Table of Contents:

Introduction to the online version


Preface to the printed version

Copyright Overview

- History

- How Copyright Comes Into Being

- Compilations, Collections, And Derivative Works

- Notice And Registration

- Government Works

- Idea v. Expression

- Ownership

- Duration

- Rights

- Fair Use

- Indirect Infringement

- Copyright Misuse

- Remedies

Software Copyright

Digital Copyright

Patent Overview

Software Patents

Full treatise table of contents

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Chapter 1: An Overview of Copyright

II.I. Fair Use

Probably one of the most misunderstood concepts in copyright law is fair use. This is a doctrine that provides a defense to copyright infringement for some acts. But determination of whether or not something is a fair use is fact-intensive. No particular act is automatically fair use, and all four factors listed in Section 107 must be considered:

Notwithstanding the provisions of sections 106 and 106A, the fair use of a copyrighted work, including such use by reproduction in copies or phonorecords or by any other means specified by that section, for purposes such as criticism, comment, news reporting, teaching (including multiple copies for classroom use), scholarship, or research, is not an infringement of copyright. In determining whether the use made of a work in any particular case is a fair use the factors to be considered shall include–

    (1) the purpose and character of the use, including whether such use is of a commercial nature or is for nonprofit educational purposes;

    (2) the nature of the copyrighted work;

    (3) the amount and substantiality of the portion used in relation to the copyrighted work as a whole; and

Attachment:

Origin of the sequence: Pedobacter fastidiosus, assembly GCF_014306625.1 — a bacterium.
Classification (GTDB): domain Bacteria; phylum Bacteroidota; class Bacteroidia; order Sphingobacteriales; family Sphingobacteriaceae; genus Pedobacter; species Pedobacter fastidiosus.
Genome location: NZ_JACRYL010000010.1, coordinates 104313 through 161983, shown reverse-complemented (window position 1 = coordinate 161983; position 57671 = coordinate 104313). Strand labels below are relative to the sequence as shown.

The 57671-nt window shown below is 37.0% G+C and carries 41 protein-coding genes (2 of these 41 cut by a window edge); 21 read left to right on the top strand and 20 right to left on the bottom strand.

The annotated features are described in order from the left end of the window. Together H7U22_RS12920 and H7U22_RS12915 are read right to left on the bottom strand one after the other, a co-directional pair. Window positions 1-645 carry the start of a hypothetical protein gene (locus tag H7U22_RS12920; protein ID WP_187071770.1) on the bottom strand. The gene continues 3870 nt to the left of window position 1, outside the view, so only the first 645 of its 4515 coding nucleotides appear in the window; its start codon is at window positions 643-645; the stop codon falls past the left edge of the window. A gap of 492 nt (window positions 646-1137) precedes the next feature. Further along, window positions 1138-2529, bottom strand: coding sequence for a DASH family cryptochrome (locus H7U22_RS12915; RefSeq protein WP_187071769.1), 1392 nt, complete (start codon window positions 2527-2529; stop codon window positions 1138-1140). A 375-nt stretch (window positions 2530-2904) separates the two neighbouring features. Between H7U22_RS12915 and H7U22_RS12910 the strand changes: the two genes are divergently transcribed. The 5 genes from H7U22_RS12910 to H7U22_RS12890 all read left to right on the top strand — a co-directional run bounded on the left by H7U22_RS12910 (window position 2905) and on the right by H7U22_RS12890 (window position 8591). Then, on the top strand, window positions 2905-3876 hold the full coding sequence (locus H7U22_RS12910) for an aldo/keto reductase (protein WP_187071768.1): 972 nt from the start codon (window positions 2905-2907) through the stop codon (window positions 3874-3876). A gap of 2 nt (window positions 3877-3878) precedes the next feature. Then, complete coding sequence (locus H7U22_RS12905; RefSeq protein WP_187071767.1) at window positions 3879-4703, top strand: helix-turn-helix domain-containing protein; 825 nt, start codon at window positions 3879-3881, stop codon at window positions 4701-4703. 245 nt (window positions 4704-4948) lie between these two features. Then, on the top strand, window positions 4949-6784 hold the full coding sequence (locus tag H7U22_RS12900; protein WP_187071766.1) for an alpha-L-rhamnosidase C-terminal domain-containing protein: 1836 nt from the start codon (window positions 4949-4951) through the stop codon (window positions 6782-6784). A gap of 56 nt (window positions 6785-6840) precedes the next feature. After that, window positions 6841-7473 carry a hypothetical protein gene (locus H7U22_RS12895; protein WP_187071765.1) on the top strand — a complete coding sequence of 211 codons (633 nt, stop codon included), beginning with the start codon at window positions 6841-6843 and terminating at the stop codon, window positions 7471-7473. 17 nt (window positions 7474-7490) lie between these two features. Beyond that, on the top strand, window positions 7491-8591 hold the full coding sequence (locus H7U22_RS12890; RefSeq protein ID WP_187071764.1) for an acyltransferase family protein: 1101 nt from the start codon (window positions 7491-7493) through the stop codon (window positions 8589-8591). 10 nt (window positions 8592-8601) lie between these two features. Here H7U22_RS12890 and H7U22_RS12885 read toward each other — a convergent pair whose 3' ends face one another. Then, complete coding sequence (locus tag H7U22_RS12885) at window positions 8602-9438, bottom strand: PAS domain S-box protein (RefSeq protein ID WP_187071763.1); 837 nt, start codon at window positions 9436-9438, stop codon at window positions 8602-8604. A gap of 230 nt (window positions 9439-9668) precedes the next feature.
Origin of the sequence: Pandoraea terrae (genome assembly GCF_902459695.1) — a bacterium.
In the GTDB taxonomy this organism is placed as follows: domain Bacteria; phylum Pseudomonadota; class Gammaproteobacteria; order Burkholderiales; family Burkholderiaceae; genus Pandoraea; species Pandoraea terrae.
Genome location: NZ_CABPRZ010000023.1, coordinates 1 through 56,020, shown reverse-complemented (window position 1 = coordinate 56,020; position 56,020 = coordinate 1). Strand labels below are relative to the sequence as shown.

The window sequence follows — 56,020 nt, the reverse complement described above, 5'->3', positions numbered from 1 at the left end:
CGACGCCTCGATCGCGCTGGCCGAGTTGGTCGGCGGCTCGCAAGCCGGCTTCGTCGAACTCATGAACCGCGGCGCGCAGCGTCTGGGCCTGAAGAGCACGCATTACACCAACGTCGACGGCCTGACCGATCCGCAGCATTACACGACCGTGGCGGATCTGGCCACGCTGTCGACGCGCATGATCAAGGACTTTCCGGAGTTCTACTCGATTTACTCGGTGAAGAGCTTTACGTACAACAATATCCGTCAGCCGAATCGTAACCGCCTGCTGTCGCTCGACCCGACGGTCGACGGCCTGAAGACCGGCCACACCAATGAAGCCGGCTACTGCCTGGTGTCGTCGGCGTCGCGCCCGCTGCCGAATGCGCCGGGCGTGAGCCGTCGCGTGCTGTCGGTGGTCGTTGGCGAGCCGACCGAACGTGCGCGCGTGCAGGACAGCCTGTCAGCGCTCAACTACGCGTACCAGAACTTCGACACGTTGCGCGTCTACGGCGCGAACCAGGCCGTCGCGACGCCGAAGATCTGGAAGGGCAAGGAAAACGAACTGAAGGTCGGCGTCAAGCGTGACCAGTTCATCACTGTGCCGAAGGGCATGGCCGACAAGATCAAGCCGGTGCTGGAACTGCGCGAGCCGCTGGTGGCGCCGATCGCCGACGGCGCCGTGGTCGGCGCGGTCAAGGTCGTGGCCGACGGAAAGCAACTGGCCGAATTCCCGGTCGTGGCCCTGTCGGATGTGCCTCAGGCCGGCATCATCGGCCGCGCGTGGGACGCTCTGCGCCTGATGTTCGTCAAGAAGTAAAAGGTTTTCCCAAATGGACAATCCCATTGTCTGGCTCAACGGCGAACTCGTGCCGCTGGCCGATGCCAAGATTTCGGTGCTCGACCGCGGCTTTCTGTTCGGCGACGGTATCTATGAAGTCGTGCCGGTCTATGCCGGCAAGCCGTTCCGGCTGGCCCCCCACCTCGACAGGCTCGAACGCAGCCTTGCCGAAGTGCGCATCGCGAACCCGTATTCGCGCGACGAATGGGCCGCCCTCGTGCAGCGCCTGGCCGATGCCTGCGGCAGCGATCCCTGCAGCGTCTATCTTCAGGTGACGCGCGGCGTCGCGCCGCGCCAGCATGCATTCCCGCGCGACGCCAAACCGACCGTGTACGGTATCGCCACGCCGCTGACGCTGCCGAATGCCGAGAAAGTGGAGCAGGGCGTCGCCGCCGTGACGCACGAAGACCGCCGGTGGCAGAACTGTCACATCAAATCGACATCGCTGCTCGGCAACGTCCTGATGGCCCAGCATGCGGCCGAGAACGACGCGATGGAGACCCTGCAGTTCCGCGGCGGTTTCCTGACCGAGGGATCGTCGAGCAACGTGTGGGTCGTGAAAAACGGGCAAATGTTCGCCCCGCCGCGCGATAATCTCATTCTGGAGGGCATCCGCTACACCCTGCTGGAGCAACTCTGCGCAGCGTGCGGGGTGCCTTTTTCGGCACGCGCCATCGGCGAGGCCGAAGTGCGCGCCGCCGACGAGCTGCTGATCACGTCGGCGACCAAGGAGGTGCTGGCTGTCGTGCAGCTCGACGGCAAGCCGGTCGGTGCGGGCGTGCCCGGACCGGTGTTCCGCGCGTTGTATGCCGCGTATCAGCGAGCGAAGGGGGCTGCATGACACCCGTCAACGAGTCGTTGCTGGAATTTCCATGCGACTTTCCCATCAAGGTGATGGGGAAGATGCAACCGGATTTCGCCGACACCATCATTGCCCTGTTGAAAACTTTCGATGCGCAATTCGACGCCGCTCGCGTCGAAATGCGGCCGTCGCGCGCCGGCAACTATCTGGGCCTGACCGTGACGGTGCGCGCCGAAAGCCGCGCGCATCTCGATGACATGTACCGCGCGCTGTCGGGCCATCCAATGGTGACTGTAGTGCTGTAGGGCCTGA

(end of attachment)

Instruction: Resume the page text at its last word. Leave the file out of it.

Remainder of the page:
(4) the effect of the use upon the potential market for or value of the copyrighted work.

The fact that a work is unpublished shall not itself bar a finding of fair use if such a finding is made upon consideration of all the above factors. {FN71: 17 U.S.C. §107}

II.I.1. Consider All Factors

It is important to note that while the statute lists a number of purposes for fair use copying (“criticism, comment, news reporting, teaching, scholarship, or research”), it does not say that any of those are automatically a fair use. Instead, it says that a fair use for such purposes is not an infringement, with the four factors determining whether or not the particular use is fair.

Each of the four factors listed above must be considered in determining fair use, but all four factors need not be met, nor must all four factors be weighted equally by the court. Often, the first two factors color the consideration of the others. In Harper & Row v. Nation Enterprises, {FN72: 471 U.S. 539, 225 USPQ 1073 (1985)} the Supreme Court found that the copying of about 300 words from a book as not a fair use, while in other cases the copying of an entire work was considered a fair use. Many people feel that the fourth factor is the most important, although the Supreme Court has made it clear in the “2 Live Crew” case, {FN73: Campbell v. Acuff-Rose Music, 510 U.S. 569, 29 USPQ2d 1961 (1994)} which considered whether a commercial parody of a song was a fair use, that there are no shortcuts and all four factors must be considered.